Alan Cash Deepens NPP’s Confusion
On 1 district 1 factory policy
Alan Kwadwo Kyeremanteng the shadow Minister responsible for industrialization under a potential New Patriotic Party (NPP) administration has sparked questions about the viability of the NPP’s promise of one factory in every district in Ghana.
When hosted on CITI Fm earlier this week, Alan Kyeremanteng was unable to answer critical questions about how the NPP would be able to sustain the 1 District 1 Factory policy promised by its flagbearer, Nana Akufo Addo.
He struggled to explain how a Nana Akufo Addo led government will build 216 factories if elected as President. In his explanations, he referred to some factories built by the previous NPP administration; however, these factories have all collapsed.
“The Ayensu Starch factory commissioned in 2004 operated for two years. It was shut down because of working capital. I won’t agree it collapsed. Government has done well to revamp it but it should give us the credit. Nothing has been added to the old facility we built so we deserve praise,” he struggled to explain.
Alan Kyeremanteng admitted government at the time had difficulty getting raw materials to feed the factory and had to fold up. He also tried to explain why government was unable to sustain the other PSI on Garment and other initiatives.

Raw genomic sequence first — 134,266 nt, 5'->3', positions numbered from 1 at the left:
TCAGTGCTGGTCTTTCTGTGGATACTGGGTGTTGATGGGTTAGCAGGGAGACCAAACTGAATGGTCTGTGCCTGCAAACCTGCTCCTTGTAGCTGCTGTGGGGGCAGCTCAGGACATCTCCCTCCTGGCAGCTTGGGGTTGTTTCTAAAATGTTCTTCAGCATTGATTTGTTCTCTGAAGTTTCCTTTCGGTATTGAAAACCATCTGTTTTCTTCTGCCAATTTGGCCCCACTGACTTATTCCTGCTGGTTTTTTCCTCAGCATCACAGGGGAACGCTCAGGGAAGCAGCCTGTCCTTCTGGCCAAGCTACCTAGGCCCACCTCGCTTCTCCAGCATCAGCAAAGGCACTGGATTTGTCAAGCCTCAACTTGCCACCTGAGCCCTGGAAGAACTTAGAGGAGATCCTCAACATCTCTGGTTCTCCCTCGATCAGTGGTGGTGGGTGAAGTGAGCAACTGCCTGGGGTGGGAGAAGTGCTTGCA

He eventually blamed the collapse of the factories on negative propaganda by opponents at that time.
Mr. Kyeremanteng’s cluelessness is similar to that exhibited recently by the NPP Director of Communications when asked about the sustainability of the 1 District 1 Factory promise of Akufo Addo. Nana Akomea claimed the NPP had yet to do a feasibility study on the programme. Alan Kyeremanteng also repeated the same line, saying the main opposition party has no concrete plan yet, but expects to fall on working document after feasibility studies across the country.
These excuses have raised questions about the genuineness of the promise made by NPP’s twice-defeated flagbearer, Nana Akufo Addo.
Alan Kyeremanteng explained further that an Akufo Addo government would create the enabling environment for Public Private Partnerships (PPP) to build the the proposed factories. Again, this is a total contradiction of the definite promise made by Akufo Addo that his potential administration would establish those factories.
He explained how an Akufo Addo led government will liaise with communities and the private sector to establish private limited liability companies, PLCs to harness resources, in what critics have dismissed as an exhibition of the fact that the NPP party has no blue print of the proposal and that it was just an empty political campaign promise.
“Each district will have the responsibility of identifying their own projects together with the private sector. The PLC will then be set up and implementation will follow. So we cannot talk about government alone selecting projects. It’s about the district, and if the private sector is interested, they will come in” he noted.
He further argued, over 100 business plans were put together during the Kufuor regime and these are accessible.